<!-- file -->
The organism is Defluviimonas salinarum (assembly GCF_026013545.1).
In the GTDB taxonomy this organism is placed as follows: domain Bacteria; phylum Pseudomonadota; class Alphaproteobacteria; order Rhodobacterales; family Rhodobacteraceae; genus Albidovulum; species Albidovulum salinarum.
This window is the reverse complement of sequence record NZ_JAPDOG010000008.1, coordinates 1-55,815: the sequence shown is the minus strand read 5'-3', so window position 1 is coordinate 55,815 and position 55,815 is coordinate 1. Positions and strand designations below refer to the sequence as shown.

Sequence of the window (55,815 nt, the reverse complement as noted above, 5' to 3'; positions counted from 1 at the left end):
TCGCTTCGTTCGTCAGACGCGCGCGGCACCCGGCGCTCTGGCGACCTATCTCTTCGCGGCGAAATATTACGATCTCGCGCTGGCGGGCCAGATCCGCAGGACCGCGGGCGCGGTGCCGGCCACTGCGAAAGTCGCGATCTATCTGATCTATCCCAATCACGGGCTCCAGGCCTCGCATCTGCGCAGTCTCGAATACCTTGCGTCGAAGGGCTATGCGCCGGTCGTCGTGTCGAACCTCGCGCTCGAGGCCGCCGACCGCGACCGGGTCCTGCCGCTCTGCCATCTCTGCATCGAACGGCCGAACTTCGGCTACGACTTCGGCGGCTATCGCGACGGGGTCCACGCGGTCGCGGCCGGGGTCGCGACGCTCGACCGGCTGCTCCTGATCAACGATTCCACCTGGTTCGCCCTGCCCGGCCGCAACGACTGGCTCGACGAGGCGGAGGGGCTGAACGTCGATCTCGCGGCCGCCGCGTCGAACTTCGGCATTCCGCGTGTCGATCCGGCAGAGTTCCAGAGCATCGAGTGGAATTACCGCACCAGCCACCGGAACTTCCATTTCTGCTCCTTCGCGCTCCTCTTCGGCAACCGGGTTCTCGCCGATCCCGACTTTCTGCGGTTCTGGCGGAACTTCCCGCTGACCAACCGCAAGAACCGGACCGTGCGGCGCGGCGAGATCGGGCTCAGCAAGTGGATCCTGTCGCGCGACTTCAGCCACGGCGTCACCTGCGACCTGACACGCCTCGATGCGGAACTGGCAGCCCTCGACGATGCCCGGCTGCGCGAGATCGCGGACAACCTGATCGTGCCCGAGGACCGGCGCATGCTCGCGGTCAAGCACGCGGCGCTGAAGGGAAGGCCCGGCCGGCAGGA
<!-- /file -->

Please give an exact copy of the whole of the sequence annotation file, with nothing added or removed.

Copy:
The organism is Defluviimonas salinarum (assembly GCF_026013545.1).
In the GTDB taxonomy this organism is placed as follows: domain Bacteria; phylum Pseudomonadota; class Alphaproteobacteria; order Rhodobacterales; family Rhodobacteraceae; genus Albidovulum; species Albidovulum salinarum.
This window is the reverse complement of sequence record NZ_JAPDOG010000008.1, coordinates 1-55,815: the sequence shown is the minus strand read 5'-3', so window position 1 is coordinate 55,815 and position 55,815 is coordinate 1. Positions and strand designations below refer to the sequence as shown.

Sequence of the window (55,815 nt, the reverse complement as noted above, 5' to 3'; positions counted from 1 at the left end):
TCGCTTCGTTCGTCAGACGCGCGCGGCACCCGGCGCTCTGGCGACCTATCTCTTCGCGGCGAAATATTACGATCTCGCGCTGGCGGGCCAGATCCGCAGGACCGCGGGCGCGGTGCCGGCCACTGCGAAAGTCGCGATCTATCTGATCTATCCCAATCACGGGCTCCAGGCCTCGCATCTGCGCAGTCTCGAATACCTTGCGTCGAAGGGCTATGCGCCGGTCGTCGTGTCGAACCTCGCGCTCGAGGCCGCCGACCGCGACCGGGTCCTGCCGCTCTGCCATCTCTGCATCGAACGGCCGAACTTCGGCTACGACTTCGGCGGCTATCGCGACGGGGTCCACGCGGTCGCGGCCGGGGTCGCGACGCTCGACCGGCTGCTCCTGATCAACGATTCCACCTGGTTCGCCCTGCCCGGCCGCAACGACTGGCTCGACGAGGCGGAGGGGCTGAACGTCGATCTCGCGGCCGCCGCGTCGAACTTCGGCATTCCGCGTGTCGATCCGGCAGAGTTCCAGAGCATCGAGTGGAATTACCGCACCAGCCACCGGAACTTCCATTTCTGCTCCTTCGCGCTCCTCTTCGGCAACCGGGTTCTCGCCGATCCCGACTTTCTGCGGTTCTGGCGGAACTTCCCGCTGACCAACCGCAAGAACCGGACCGTGCGGCGCGGCGAGATCGGGCTCAGCAAGTGGATCCTGTCGCGCGACTTCAGCCACGGCGTCACCTGCGACCTGACACGCCTCGATGCGGAACTGGCAGCCCTCGACGATGCCCGGCTGCGCGAGATCGCGGACAACCTGATCGTGCCCGAGGACCGGCGCATGCTCGCGGTCAAGCACGCGGCGCTGAAGGGAAGGCCCGGCCGGCAGGA